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Jlrolorn FnifiienU anil S»ltm.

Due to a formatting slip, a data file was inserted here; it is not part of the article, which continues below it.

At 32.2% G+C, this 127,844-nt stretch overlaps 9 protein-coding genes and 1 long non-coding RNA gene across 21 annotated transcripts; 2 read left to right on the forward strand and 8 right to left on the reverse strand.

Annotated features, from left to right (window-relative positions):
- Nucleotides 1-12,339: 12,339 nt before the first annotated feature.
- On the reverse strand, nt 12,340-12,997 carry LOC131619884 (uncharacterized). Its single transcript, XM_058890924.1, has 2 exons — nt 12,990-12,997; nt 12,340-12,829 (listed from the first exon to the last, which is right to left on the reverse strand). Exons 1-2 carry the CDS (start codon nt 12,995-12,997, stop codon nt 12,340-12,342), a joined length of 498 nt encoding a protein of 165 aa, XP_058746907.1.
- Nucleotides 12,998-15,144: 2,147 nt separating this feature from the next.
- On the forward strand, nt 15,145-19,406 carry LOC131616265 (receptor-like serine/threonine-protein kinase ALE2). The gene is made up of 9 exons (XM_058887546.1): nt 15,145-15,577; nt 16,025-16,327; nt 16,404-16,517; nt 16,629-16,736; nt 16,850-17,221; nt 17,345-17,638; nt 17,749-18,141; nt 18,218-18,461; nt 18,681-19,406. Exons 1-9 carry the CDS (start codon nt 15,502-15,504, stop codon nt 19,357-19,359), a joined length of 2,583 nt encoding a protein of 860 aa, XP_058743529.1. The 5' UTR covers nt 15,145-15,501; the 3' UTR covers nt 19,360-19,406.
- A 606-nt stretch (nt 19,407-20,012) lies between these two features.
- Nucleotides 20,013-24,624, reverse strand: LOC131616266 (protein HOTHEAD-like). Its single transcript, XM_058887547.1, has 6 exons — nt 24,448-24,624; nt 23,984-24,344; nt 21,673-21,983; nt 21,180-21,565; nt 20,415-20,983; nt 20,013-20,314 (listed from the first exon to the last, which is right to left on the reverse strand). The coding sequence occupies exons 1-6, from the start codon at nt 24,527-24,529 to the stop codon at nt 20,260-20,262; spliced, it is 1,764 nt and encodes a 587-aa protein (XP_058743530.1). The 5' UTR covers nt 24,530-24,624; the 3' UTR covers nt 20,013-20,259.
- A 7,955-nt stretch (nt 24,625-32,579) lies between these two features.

Various elegant preparations have superseded the coarse unguent* and salves of former tiroes. Tt would he impossible iu our limited space to give a just idea of the wonderful im provements that have been made in this branch of pharmacy. Perhaps one of the most notable improvements . is the preparation of an animal fat, called Innoline, which is now used as the basis of a large number of oint ments. Unlike lard, which has generally been employed for this purpose, it never turns rancid; and it lias the valuable property of being readily absorbed by the skin, and penetrating with friction to its deeper layers; therefore, it becomes a most efficient vehicle for conveying medicines through the skfu. When mixed with mercury and rubbed into the pores, it has caused the peculiar metallic taste of the drug to be perceptible in the mouth three minutes after its applica tion. Tn its impure crude form, this fat was known to the ancient Greeks, and employed by them in medicine, being extracted from the wool of sheep. The chemist has now purified it, and made it one of the most useful agents that we possess for applying medicines to the skin.—Chambers's Journal. Aluminum Watches. The latest fad of the Parisian swells is the aluminum timepiece. They are very light in weight, but a trifle more than the works. The cases are in a dull black color—very effectivf;. Some are open faced, some are open in a small three-quarter-inch disk in the center, with small gilt hands on the black face of the watch, but they are in all sorts of inlaid decoration in colorings, and the best of it is they are very reasonable in price. It is the custom at the gay capital for the gentry to carry this timepiece in the right hand trousers pocket along with the keys, coin, matchbox and other paraphernalia of the mascu line pocket. It is, moreover, the wont of the owners to rush the hand down in the pocket with great show of im perturbability and bring forth the watch, of which the material is un scratchable, from among the other articles, glance at the time and care lessly replace it with an air of cer tainty in its infallibility.—Clothier and Furnisher. A NO-TO-BAC MIRACLE. PHYSICAL PERFECTION PREVENTED IIY THE USE OF TOBACCO. Ail Old Timor nt Twcntj-thrcc Yonrn'To liaceo f'ilewliiu antl ritnokinn Curcil, and Oaing Twenty I'ountlH In Thirty Oayn. LAKE GENEVA, Wis., Jul}* 21 —Special.— The ladles of our beautiful little town are making ail interesting and exoiting time for tobacco-using husbands, since the Injurious effects of tobacco and the ease with which it can be cured by a preparation called No- To-Bac. have been so plainly demonstrated by the euro of Mr. F C. Waite. In a written statement he says : "I smoked and chewed tobacco for twenty-three years, and I am sure that my case was one of the worst In this part ofthe country. Even aftor I went to bed at night, if I woke up I wonld want to ehe r . or smoke. It was not ouly killing me but my wifo was also ailing from the in jurious effects. Two boxes of No-To-Bac cured me, and I have no more desire for to bacco than I have to jump out of the win dow. I have gained twenty pounds in thirty days, my wifo is well, and we are Indeed both happy to say that No-To-Bac is truly 'worth its weight in gold' to us." The cure and improvement in Mr. Waite's case is looked upon as a miraole—ln fact, it is the talk of the town and county, and it Is estimated that over a thousand tobacco users will be using No-To-Bac within a few weeks. The peculiarity about No-To-Bac as a patent medicine is that the makers, the Sterling Remedy Company. No. 45 Randolph street, Chicago, absolutely guarantee the use of three boxes to cure or refund the money, and the cost. *2.50, is so trilling as compared with the expensive and unneces sary use of tobacco that tobacco-using hus bands havo no good excuse to offer when their wives insist upon taking No-To-Bao and getting results in the way of pure, sweet breath, wonderful improvement in their mental and physical condition, with a prac tical revitallzation of their nlcotized nerves. WYOMING sheep and wool are being ex ported to England. r>r. Kilmer's SWAMP -It OOT cures nil Kidney unil Illadder troubles. Pamphlet and Consultation free. Laboratory Bißxhamtoa, N. Y. WATEKMF.LONS lately sold for sixteen cents a hundred iu N«w Orleans . Tlie Lnilifi. The pleasant effect and perfect safety wltt which indies may use the California liquid lax ntlve, Syrup of Figs, under all conditions makes it their favorite remedy. To get the 1 rue and genuine article, look for the name of the California Kig Syrup Co.. printed near the hoftoui of the package. The <'ailfnrnia Mid-Winter Exposition has iu-i given the John I'. Lovell Arm« Co., of 11.»-t.»ii, the highest award and (told Medal foi' bicycles. I'r. Ilmair'a Certain Crimp t are Should bo iu every medicine closet. It cares the worst of coughs and colds, aud does not cause nausea. Mata Hull'* Catarrh Care Is taken internally. Price 75c. llALfc's lltiuey of 11..rein,11 ml anil Tar re lieves * lumping cough. Ilki - 1 sii bai m Props < 'ore In owe Minnie Karl's > lover Itisii. the great blood purifier, give- fi* -.liuess and clearnoas to ihu complex ion Hid I ill. - toiMlipation. 3ft els.. *1 eta., »1 If alttn 1 eil w 11 h inreeyes use Dr. Isauc Thump mil'- I < - wuler. 1 iruggUls sell al per tsuife In Hot Weather S > .1- llitiiK' i» ttiwtlwl t«» keep up the uppttttt**, HKnl st l->ll Mint KlV* rfOOtJ, healthful For purp«»«* Hood's s«r»>ti»n rilln is peculiarly <i<iMptt*|. At m par- H ootl's s"r,a --* partita h*t» won » li i lit.* .» t ur- for • r »fui* *4tit rliitutu ttn4 r itiutihir U Hoc*!'*. Ituw4' • I'ilU e«l m1i4r.1t..« If= 1 £ j jjf . ■ (MUMlßllllVtl » I B ■ ■ " • * 4 H ■ IkHHMMIII. Itbu Hi4il Uf ■ |H ■ HATVnCR FOR HORSES THAT ROLL. A horse that is addicted to rolling and getting cast should wear a halter with a ring fastened to the top be tween the ears. Snap a rope or strap in this so he cannot lay his head down tlat, and thus tied there will be no further trouble.—American Agricul turist. STIMULANTS FOR FLOWERS. One of the best stimulants that can be given to pot plants, especially palms and ferns, is soot water. Tie a quantity of soot iu a course muslin bag, attaching a heavy stone to it, so that it will sink; let this soak for sev eral days iu a tub of water and then let it stand a day or two until quite clear. One quart of soot to seven gal lons of water is quite sufficient. It renders the foliage more vivid, as well as stimulating growth. Detroit Faee Press. EXPERIMENTS IN KEEPING EGIiS. The New York experiment station has been experimenting in keeping eggs. The eggs were all wiped when fresh, with a rag saturated with some antiseptic and packed tightly in salt, bran, eto. Eggs packed during April and May with salt, and which had been wiped out with cottonseed oil, to which had been added boric acid, kept from four to five months with a loss of nearly one-third, the quality of those saved not being good. Those packed in bran, after the same pre liminary handling, were all spoiled after four months. Eggs packed in salt during March and April, after wiping with vaseline, to which salicy lic acid had been added, kept four or five months without loss, the quality after four months being mueh superior to ordinary. Temperature of each box varied little from sixty degrees Fahrenheit, and each box was turned over once every two days. Little dif ference was observed in the keeping of the fertile and unfertile eggs, and no difference was noticeable in the keeping qualities of eggs from different fowls or from those on different rations. —Orange Judd Farmer. THE MILK TEST. 11l practice it is found that the Bab cock test must be expanded in applica tion so as to cover five things : The apparatus, the acid, the sample the manipulation, the operator. These five things include everything pertain ing to the test as a machine, the test as an operation, and the tester. lowa leads her sister States in enacting a law requiring those who buy milk by the test to make sure that the test bot tles are correctly calibrated and grad uated. As the invention is not patent ed anyone can make the apparatus, and the test bottles have been thrown upon the market with no guarantee that they are correct. Patrons have been condemned for selling inferior milk with no evidence against them but the test bottle and no guarantee that the test bottle itself was correct. The new law makes it imperative that each creameryman and all persons testing milk for others, shall procure of the Dairy Commissioner a certified test bottle and the Dairy Commissioner is required to furnish one bottie cer tified to be correct, at cost price. In case of controversy, the one who makes the test has the burden of proof. He must prove his test to be correct, and cannot secure conviction otherwise. This is right. Before this it was a one-sided affair. One party did all the testing; the other was helpless unless he could prove fraud. Now the per son making the charge must support it with evidence and if the evideuce is the milk test he must substantiate the accuracy of his test. —Orange Judd Farmer. HOW TO MAKE A SELF-CLE A VIVO CISTERN. Soft water for washing purposes is a necessity. To meet this necessity cisterns of various kinds are built, but the ilust lodging on the roof, to gether with dead leaves, and various substances whirled about by tho wind, will be carried by the water into the cistern. Unless it is frequently cleaned, this l'ouls the water and gives it a bad odor. The following is a de scription of a plan for a cistern so ar ranged as to avoid thisdifficulty. The overflow pipe, instead of simply entering the cistern at the sur face of tho water iu the usual way, contiuues down the inner surface and opens near the bottom. Then, when ever the cistern tills with water ami overflows, the surplus enters the dis charge pipe at the bottom, thus carry ing off whatever sediment may have beeii deposited. As the substances that are washed from the roof iuto the cistern always settle gradually to the bottom, each hard raiu that fills it to overflowing forces them into the discharge pip" and carrion them off to the drain Such foul sediment forms a good Ucst for disease geriin. Where the ground is of tlrm texture it is not liecossarv to brick Up the sides, but the cement may be laid directly on the earth, Begin bv laying out a fir cle about a foot larger across than the inteuded size of the cistern. I>lg this Size down thr<■>' feet, tueli dig the cistern sit niches smaller on all sides, thn« leaving a shelf on which to plifC* the Covering stouea three leet below the surface to In out of the way of the lost. Cutir it by layiug ou opposite 1 sides of this shelf two long rt it stoues, eighteen inches apart. I'heu lay two other stouc* acr<w» the enda of thus*. and a mau hole eighteen llichen «|iiari a til Iw left It l> now ready lor planii RUIU I'M* portlau I rtiiii lit. on I- I'Hft of oe I m 111 to U<i of Due, cl. an ml, giVtUg ihu side* a don. l lave I ell al lip t" lilt cover, the liHskil from lliu roof lit> 1114 in- ii iu »i r( linolif si the top Sll* illy | drain from NIMH- imufcuieut point of disuhatge, an I I.v Hie o«i flow plp» by twgiHiiiil at lb. bott «IM of il»«r eisivru, Itg It out I, II III' top It IU«V I U 1 : H 1 .111 I la., iit.li , itlalll Mil b*. lli.«t fall vU*k il 1 in lit* tielefn **ll uv*«u 1 Willi ss ment. When all is complete place a crib of plank over tho man-hole, through which it may be entered by means of a small ladder; then cover with earth, rounding it well up. If a pump is used tho suction should be furnished with a strainer, and should reach to within a foot of the bottom of oistern. Where a cis tern can be built directly under the kitchen it is very convenient to con nect it with a pump ovor the kitchen sink. The capaoity of a citern may be approximately ascertained by al lowing seven gallons to the cubic foot. Or, if it is round, multiply the diame ter by the average depth, in feet, and the product by five and one-half. The result will be the capacity in gal lons.—American Agriculturist. FARM AND GARDEN NOTES. Slow milking is injurious to the cow. Milk rapidly. The Pekin is generally esteemed the most profitable variety of duck. Lead a cow rather than drive her. Gentleness should be the watchword to the dairy stable. The aim in breeding should be to wards a higher standard in order to compensate for the deterioration in prices. Make up your mind to have better roads thiß summer between your farm and the station from which you do your shipping. It is very certain that the butter must come from the food and that the better the food the more butter a cow will give. Experience has shown that corn meal is the best food for rich milk. The man who makes it a rule to milk his cows in the stable is the one who has the least trouble with them. It takes but a minute to put them in and turn them out, and this time is well spent. Turkeys, as a rule, do best to have their own way in nesting, setting and caring for their young, but the older ones are likely to become so gentle and obedient as to conform cheerfully to the feeder's plan. The cracking of the fruit of pears, observed oftentimes in the Flemish Beauty and the White Doyenne, is caused by a fungus. Spraying, asnow generally practiced, will make an end of this fungus, no doubt. For a small lawn the best invigor ator is a gill of nitrate of soda once a week in a pail of water, app'ied with a watering pot, over an area of 100 square feet. The grass will quickly respond to such treatment. When the sheep goto pasture, a place should be provided for the lambs in which they can enter and get a lit tle grain food. This helps them very much and will add fully a fourth to their growth during the summer. Don't overload young horses. If there is a heavy load to be hauled use the older animals, remembering that the bono and muscle are not properly developed and set until after the horse has attained his sixth year. The head of the gander is somewhat coarser than that of the goose and his cry is harsher. There is no difference in the form or plumage of the two sexes, and, as u rule, the gander is distinguished only by his pugnacity. By hurdling and letting the stock eat down a portion of the field at a time, pasture can be made togo further than by tho common method. This plan can be followed with sheep and hogs without very much extra labor. When a mare refuses to dry or caress her offspring a little flour or meal sprinkled upon it will sometimes attract her kindly to it, but should thiß fail the foal must be dried by rub bing with soft flannel and induce! to take milk. In raising turkeys this year remem ber that the big ones are 110 longer iu demand, and can only be sold at a re duction Birds ranging from ten to fifteeu pounds, at five months, are the kind wanted. Twelve pounds is a good weight and a popular size. If you have not a sufficient number of sows, or cows or mares to pay for keepiug a thoroughbred male yourself, get Home of your neighbors to join you in the purchase of one. A joint owner ship of this sort is better than to be all the time paying out large service fees. The meal of whole ears of corn is quite as digestible as that of the ground grain if it is tiucly ground and fed with cut hay. About si* quarts a day of this meal is sufficient for an or dinary cow, but that may be increased as the cow may be found to eat and digest it usefully. There is no farm so small but that live stock of some sort could add to the profit derived from it. If you c.iu do uothing more, try a single dairy cow as an experiment. Very often on - cow well kept pays much better than a half iloZeu indiffereutly fed and cared for. The stockman who feeds a ton if brau to his work horse* will, if all his manure, solid anil liquid, is saved, have Bl'J 4"i worth of fertility m the manure. If the sauie is fed to grow ing stock ha will have about uinety per cent, of the fertility, aud to a dairy cow more thau seventy-five per c.'llt If you are growing clover for seed, you can predispose the plant toward seed production bv pasturing sheep upon the field. 'I hey Will keep It cropped close to the ground, aud if Ihu is done thr 111411 the earlier part of tiie seftsou, th< seed crop will be heavier frotu tin later growth thau by auy other Mel ho I of handling It. \ll solla contain ell if u uli quanti ties of plaul foil.l, eveli III" most lilt ptodllUtlVe, and croj s require but lit ll. Ill' la iwiii a lit »>>uie soils are *.< barren is that in« e*< iiitiel elements, often abundant in lb»m, are nut m such form aa to *•« available Ity thorough working of lb* so.I io a g< >4 >te|ilh the feituM I'SM do much to tut pfwve ilia ;un<tili»n of lUinga. HOUSEHOLD AFFAIRS. WATOINO AND fILBANTWa GLOVES. The so-called washing gloves are an excellen, choice for utility purposes all summer, as they can be cleaned once and again by washing them in water that is more than warm, but not scalding hot, rising a bit of pure white soap in the process. It is best to wash them upon the hands, as the chamois is less likely to shrink in drying. Wash and then rinse in clear water, and dry by rubbing with a Turkish or other soft, rough towel. For kid gloves of light color, that nre but slightly soiled, but not stained, there is no better mode of freshening than to wind a bit of oiled silk around the finger, rubbing vigorously to remove nil traces of the mar. Any woman who tests this easy way of cleaning kid gloves will be sure to keep thereafter a strip of silk in her possession. A quarter or even an eighth of a yard is enough to purchase at once, as in fancy dry goods houses, where it is sold, it is kept moist in a large roll and is thus very pliable. Moisten the silk, however, when using. —New York Evening Post. APRONS. Much may bo said of tho indispens able article known as apron, viewing it from the ornamental as well as use ful point. The scope of the latter is great, inoluding the honsokeeper, nurse, waitress, dressmaker and the olerk, the various styles of each being unique and pretty. The housekeeper's apron is generally of lawn, nainsook or dimity, of two thirds length and trimmed with a hem four inches deep, surmounted by tucks. Feather stitching may be added either in tlax or cotton, or the ready-made may be bought by the pieco of twelve yards. The belt may be feather stitohed. A square pocket laid in a double box-plait on the right side is indispensable, and may be finished by a dainty little bow of the same material. For the nurse and waitress, the aprons are usually of lawn or cambric, and the plainer the better. Both aie sufficiently full to almost meet at tho back, and in length reach nearly to the bottom of the skirt. Sometimes embroidery is put between the tucks that surmount the hem. Striped and checked ginghams are relegated to the kitchen. These are made up in two breadths, simply hemmed and with a belt and string of tho goods. Those trimmed with a bias band of the goods are a little more ornamental. Aprons of this sort are excellent for wear when sew ing. The sewing apron proper has a gored front and side pieces in one piece style, the latter meeting at tha back after forming a curve below the waist line, and fastening with one button. The waist or bib is fitted with two darts and the gored side seam, with two long tabs passing to the back of the neck, where they but ton. The large pocket is placed at a convenient distance for the hands in the outer front, ami stitched down the middle to form two divisions.—Home and Farm. RECIPES. Lobster Cutlets—Mince a pound of lobster small (the canned may be used), season with salt, white pepper, two ounces of melted butter, two beaten eggs and enough fine, sifted breadcrumbs to make it cling togeth er. Shape in the form of cutlets; dip in crumbs, then in egg and again in crumbs, and fry in hot drippings. These are very palatable with green peas or tomato sauce. Chopped Omelet and Egg—Havo your round steak chopped very fino and freed from skin aud sinews; sea son with salt, cayenne and minoed parsley aud onion (a teaspoonful of each of the two latter to a pound of steak), add the beaten yolk of an egg, and make iuto small flat cakes. Fry in drippings uutil cooked through and browned on both sides; pour over the gravy, and crown each with a poached eg*?- Potato Omelet—Take a pint of cold mashed potatoes aud heat over the Are with two tablespoousful of sweet cream, beating with a fork until smooth aud light. Add four beaten egg?, pepper, salt aud a little nutmeg, ami press through a sieve ; beat one tablespoonful of butter iu a saucepan and cook half of this mixture like an omelet. It is delightful with bacon or ham cut iu thin rashers aud fried crisp. Spanish Ragout—Fry in butter a minced Spanish onion or au equal amount of white onions; add a green pepper minced line without the seeds, and sprinkle these over six large to matoes that have been sliced aud fried. Put a poached egg for each person on top aud pour around a cream sauce, made by adding cream or milk thick- i eued with flour to the butter, iu the j pan iu which the tomatoes were fried. There is no uiore delightful hot-weath er appetizer thau this. Shrimp Salad—Shrimp salad is a j useful aud pretty dish. Shell a suffi cient quantity of freshly broiled prawns, taking caro to preserve the coral, which put aside for garnishing I preseutly. Pile up the prawns in the j ceutre of a dish, pour over them a j thick mayouuaisM sauce iu which a ] sheet of gelatine has been dissolved. This causes it tu adhere better. Round the base of the pyramid, arrange a | ring of capers, next these a riug of yolk of egg which has beeu rubbed through a sieve, theu a riug of chopped white of egg. Garnish with ■prays of chervil aud spriukle the top of the pyramid with the coral. Shrimp, lobster or remains of eold ■allium cau be utilued iu this way. A Vrrjr Curious Discovery. A colored boy made a very curion* discovery a few da.vs ago outhe baulta of a creek near Hay Uity, t'«nu. He observed a larg.t frog carrying a piece of paper iu its mouth dt»app»ar iu a hole. The boy dug after him, aud was surprised to tiud a circular uest tilled with pi.p> r ItalU. •UoUgh, each of these piece* of ptt|wr was a UeVspaper clipping tu l uoti ta>u»d poetry I'howi who understand the habbil* of Itiu (roK say this is Sim ply a coitietdeitcr V « lotk Mall aud fcUprt'sa. Ihe I'rtueeas ot V%elee has staffed agaiu Ihu svbsililv ls*!it -u u| atal.uf t«e bitttw« 4iw«« lei tmmmt- • nSMBMEM Dresses are sold by weight in Japan. Belva Lookwood is sixty-three years old. Tiny pooketbooks are now the prop er oaper. Oirton (England) College girls have a bioycle club. Mrs. Kate Myrick has boon appoint ed river observer at Girard, La. There are 10,000 more womeu than men in the District of Columbia. Miss Laura Creighton has been re appointad State Librarian in lowa. The plain swivel silks in light tints are used for lining diaphanous toilets. Snowflake crepon has a very attrac tive sound for a midsummer fabric, as it is. Miss Balfour, sister of the English Conservative leader, is now traveling in Africa. In Victoria, women have been sub stituted for men nt no fewer than 200 railway station. The Chicago Woman's Club has ad ded a woman suffrage section to its other departments. There are now 797 prisoners in the Kansas State Prison, and of that num ber fourteen are women. Miss Willard and Lady Henry Som erset are two celebrities in the Cat skills, of New York, this season. Many ladies find the ready-made ruffles quite too expensive, and there fore buy taffeta silk and make their own. A young lady named Johnson is sixth wrangler in tho senior mathe matical class at Cambridge University, England. Of the 1100 persons who patronized a fortune-teller in Chicago during tho progress of the World's Fair 920 were women. In England and Ireland women writers number 600, while tho num ber of men engaged in this kind of work is 5111. Royalties have, as a body, defeotive eyesight. Princess Maud, of Wales, is the only royal lady who wears a single eyeglass. Husband and wife as law partners is something unknown in Groat Brit ain. There are no less than twenty one such firms in the United States. The grandmother of the German Kaiser was, in early life, a musician of marked ability, and composed many marches for the Prussian army. The Association for the Advance ment of Women will hold its next an nual meeting in Atlanta, Ga., with the supplementary congress at Tuskegee. There is a demand for tho old fash ioned taffeta ribbon of our foremoth ers. It is made in three or four-inch widths, and is used for skirt ruchings. English papers say that Mrs. Hum phrey Ward has made SBO,OOO from "David Grieve," §BO,OOO from "Mar cella," and $40,000 from "Robert Elsmere." One of the ways of telling whether the temperature is rising it to watoh a girl's front hair. When it begins to lose its curl ancl grow straight it is a sure sign of a change of temperature. Very lovely are the open fronted Parisian tea gowns in Diroctoire style, made of flowered tafTeta or China silk, i and worn over petticoats and blouse I vests of white or yollow guipure lace. Miss Mary Garrett of Baltimore, ! Md., has founded a European fellow- I ship scholarship, of a value of SSOO a j year, and live graduate, scholarships, worth S2OO a year, at Bryn Mawr ' College, Pennsylvania. The most heavily insured woman in the United States is the widow of Sen ator Hearst, or California. The poli cies on her life aggregate 8300,000. Mrs. E. B. Crocker, of Eluiir.t, N. Y., probably couics next with $130,000. Mrs. Henry Irving is au Irish woman, whose maiden name, O'Calla han, effectually proves it. She lives very quietly in London with her two sons on the ssoooayo:ir which her dis tinguished actor-husbaud •allows her. ! An extreme stylo of the sailor bat shows a brim of mottled brown and white patent leather, and a white j crown of the same shinv material. This mode is a trifle too outre to com mend itself to women of fastidious | tastes. Miss Herbert, daughter of Secretary Herbert, has been selected by the Mount Vernon Ladies' Association as Vice-Regent for the State of Alabama, which position was in i le vaoaut sever al years ago by the death of her mother. . Mrs. Williau Waldorf Astor wore at the recent drawing room in London the historic diamond coronet comb, of which she has lately beooiue possessed. It is the one that Louis XIV. gave to Mine, de Moutspau, aud our wealthy eouutrywoiuau, it is said, paid £IOO,- 000 for it. It is said there are '213.! women writers iu Franco. When thi« was re peated to the editor of a N'nw York magazine he s.tid he thought Frauoo was iu luck; that there were not loss thau two millions in the United States and he had the manuscripts ot a million of them. Chicago has Mtcceisfully established • new idea for workiugwouteu. It i* a lunching plane kuowu as "l'h* Noonday Beat." They pt > t wnuty-five cents a mouth for uteiutiership, may bring their lunches with tlioiu, or buy It at the rate of eleven cent's and have the of library, lavatory, reeepliou r >oui and plea*ant associa tion be it Its l'h-re are already three hundred members. Mrs. Jaai<>* Miller, of tttatilou, Mtuu., is a p» >sp<-roiis farmer au I bustu«u woman, au I, in addition tu taktug care of her faru, purchase* poultry au I ship* it to mark-1 l>ur llltf the last Sikiy days she liw shlppod tu Ksdeit uitrk l< I '-' • HI |«niudi el poultry, ant u i pail o*it l* tUe lar intra over #«mi in e«eh tb«refor Mrs. Miller has i»- u in t» tsiaesa for herself tor Us U I All u /wars. A M n liiafaii 1«»>4 pl.l » u IHHt .iter ut« TIL his Ksl'l* "111 |WII(M are w*t >. t «., !*| li t» i MvU w ktu t hftU *« this ia*t-i-" I The Best Things I I to Eat | Are made with ROYAL BAKING POWDER— g bread, biscuit, cake, rolls, muffins, crusts, and the va-i & rious pastries requiring a leavening or raising agent 1 Z / Risen with ROYAL BAKING POWDER, all these $ things are superlatively light, sweet, tender, delicious and wholesome. ROYAL BAKING POWDER is the greatest of g time and labor savers to the pastry cook. Besides, it p economizes flour, butter and eggs, and, best of all, makes & the food more digestible and healthful. W 1 P ROYAL BAKING POWDER CO., 106 WALL ST., NEW-YORK. v <jry '<t7& r <a\? Theory ol American Storms. Professor Colbert explains the origin of great storms that move across our \ country from the Rocky Mountains to the Atlantic seaboord on this theory: The moist air from the Pacific, driven up the west slope of the Rock ies by the rotation of the earth, ie suddenly deprived of its moisture in cooler altitude. This drying of th« air causes a change in specific gravity, and the disturbance produced at ouc« results in a slight rotary current. The revolving mass of air moves on ward toward the east, its motion ami ' size constantly increased by the suck ing in of warm south winds on its for ward edge. These currents from the south drop their moisture from con tact with the colder revolving storm, and the sudden lightening of the ail by the dropping of its moisture works like a stream on a mill wheel. Thus the real cann» of our great storms lie in the conditions met by these traveling whirlwinds in theii regular journey across the country. If they are cold enough and meet witb enough moist, hot air in their cotirst they are set spinning with a velocity that makes a cyclonic storm. —Chicago Journal. Men and Women With Horns. Horny excrescences arising from tli< human head have not only occurred in this country, but have been fre quently reported by English surgeons as well as those from several parts of continental Europe. In the Imperial Museum at Vienna, the British Mu seum at London and the Vatican col lection at Rome there are tine single specimens or whole collections of these curiosities. In an English local his tory (History of Cheshire) a woman is mentioned who had been afflicted with a tumor on her head for thirty-two years. Finally it became greatly en larged and two horns grew out of it after she was past seventy years old. These wonderful horns, which are each within a fraction of eleven inches long and nearly two inches across at the base, are now in the famous Lons dale collection in the British Museum. In the annals of the French Academy there is an account of one "Piotro le Diblo," who had three fully developed horns on his head; two as large as those of a good-sized ram, one behind each ear, and one straight one, nine and a half inches long, growing! from his forehead.—St. Louis Repub lic. BEECHAM'S PILLS (Vegetable) What They Are For Biliousness indigestion sallow skin dyspepsia bad taste in the iriouth pimples sick headache foul breath torpid liver bilious headache loss of appetite depression of spirits when these conditions are caused by constipation : and con stipation is the most frequent cause of all of them. One of the most important things for everybody to learn is that constipation causes more than half the sick ness in the world; and it can all be prevented. Go by the book. Write to B. F. Allen Company, 365 Canal street. New York, for the little book on CONSTIPATION- (its causes con sequences and correction); sent free. If you an* not within reach of a druggist, the pills will be sent by mail, 2 5 cents. "Bat Tar Work Wiaaly Than Work Hard." Graaf Efforts ara Unnecessary in Nouta Claaning if you Uta SAPOLIO _ RRfr K»r lir-A l* «♦ wu»Uutc •»«* >r m*« » »4» , kirtllil' u >«#i iHiim »«i •» » u«»« tu (Utf *tiiM «»f ku|tM»M. N n «r turn l in llv»r, (.Uurtfy .««Uim* al in • )*4mu *<»! jmh» . *u Hu 11. u»» mh4lq»ii »• <»f a* l*»4V'» Hm l> H l * • 111 »Jf<<r4 INUIM»IUt« om ma I 14* « »mUM«« I u»• fut 4*l* •*»*'*• • |mn , mi«4Mmil s-urv A Cl'ltK KOK ALL Summer Complaints, DYSEKTEHt, DURHUU CHOLCRA MORBUS. th»i( « *r«4» *•*' - '« *n»* UwM.i 4 ••UI Ho4H>t M '*•*' v».«*l<MM> Mtl « I ««txi*tol «MI Mm4> *»" '< LU i lvi"! tk« »«f M *M*4« M**l *•*•*>» l«M M 4i«t* ,mU*s —*i -» •,V I* « .1- *»U> 4 (•«*< «** * 4*»H* «*M#M» M» 4*tl • MM «*« ••hM *4H, MI * • «•» •* * <*• %'*# Hi "ttrni, f»M> | * >•'»»• !•■ l'M4*r *»#» -MM* " *< • M »UHM>«M< > AM4 ■ l ' t fn» > ji I M* MIUIU IM •»• • ««4 CmmmU • w % mm 4 *4V l«»M *4*l • *« *4* * w4to**» *«4 <•*» U-,«» M I * *«***# Ml *» Mi ill J Hm« » •• *• *• • Sources ol the Diamond Supply. Until the early part of the eight eenth century, the famous Golconda and other mines of India furnished the world's diamonds, but after that time for a long period the mines of Brazil became the great producers. Both localities are now nearly ex hausted. Since the discovery of dia monds in South Africa in 1867, that region has produced more diamonds than the whole world during the two centuries preceding, the total yield of these mines being estimated at some 40,000,000 carats or about eight tons, the aggregate value of the uncut stones being more than 82i>0,000,000. In single years the African yield has exceeded 3,000,000 carats. Not more than eight per cent, of this product it is stated can be considered of the first water; about twelve per cent, is of thr second water and twenty -ftve per cent, is of V,Y»c Vuhd water, while the remainder is boart which is crusted to powder and used for cutting hard substances. This boart is distinct from the uncrystalline carbonado which is a cutting agent several times more valuable as obtained from the Brazil ian mines. Diamonds have been found also in the Urals and in Australia while a few small crystals have been picked up in different parts of the United States. A locality in New South Wales is reported to have yield ed 12,000 diamonds of which the largest have been cut into gems, weighing 3J- and three carats respec tively.—Atlanta Constitution. A ASSIST NATURE ®SL a little now and then, with a gentle, cleans- BgR Ing laxative, thereby removing offending matter from the stom _ 112 ach and bowels, and BbSM toning up and invigo- JVg BBS rating the liver and l&lactioi.. anl you there yp Kjg|jH|hy remove the cause we Wfcjigr o jf a multitude of dis tressing diseases, such as headaches, indiges tion, biliousness, skin diseases, boils, carbun cles, piles, fistulas and maladies too numerous to mention. If people would pay more attention to properly regulating the action of their bow els, they would havo less frequent occasion to call for their doctor's services to subdue attacks of dangerous diseases. That, of all known agents to accomplish ' this purpose. Dr. Pierce's Pleasant Pelleta are unequalled, is proven by the that once used, they are alwavs in favor. Their secondary effect is to keep the bowels open and regular, not to further constipate, as is the case with other pills. Hence, their great popularity with sufferers from habitual con stipation, piles and indigestion. W. L. DOUCLAS S3 SHOE *5 CORDOVAN, 112 *U NC»& l N^ w t gk X B » J wponcr.3sot.ui. J| ( ,kH2 WORKiNtiMtk.. Q | rti9 W« «*M» Mil# M»UM«» bt »r«lU# ll« %%'. i . i»M«»U« i i iMi iNf. lt«««M*r. »» «i« I) • Urf »4 tMtuMf* »*»•*• ► 112 M -mi • « 1 m»* ' !*•»» • i»f akAi * # 4t-» »»• •»• «M u * (k'llMit, WtHvi» b# |k t »..«* *§«#M»t Wi«h «•»**! •M Mtt Kit* t.,*t* * pi p l"»f • «W*l « '• Ml «4> i. , ».* *' *» M»« W vM« *«iu> HHiMi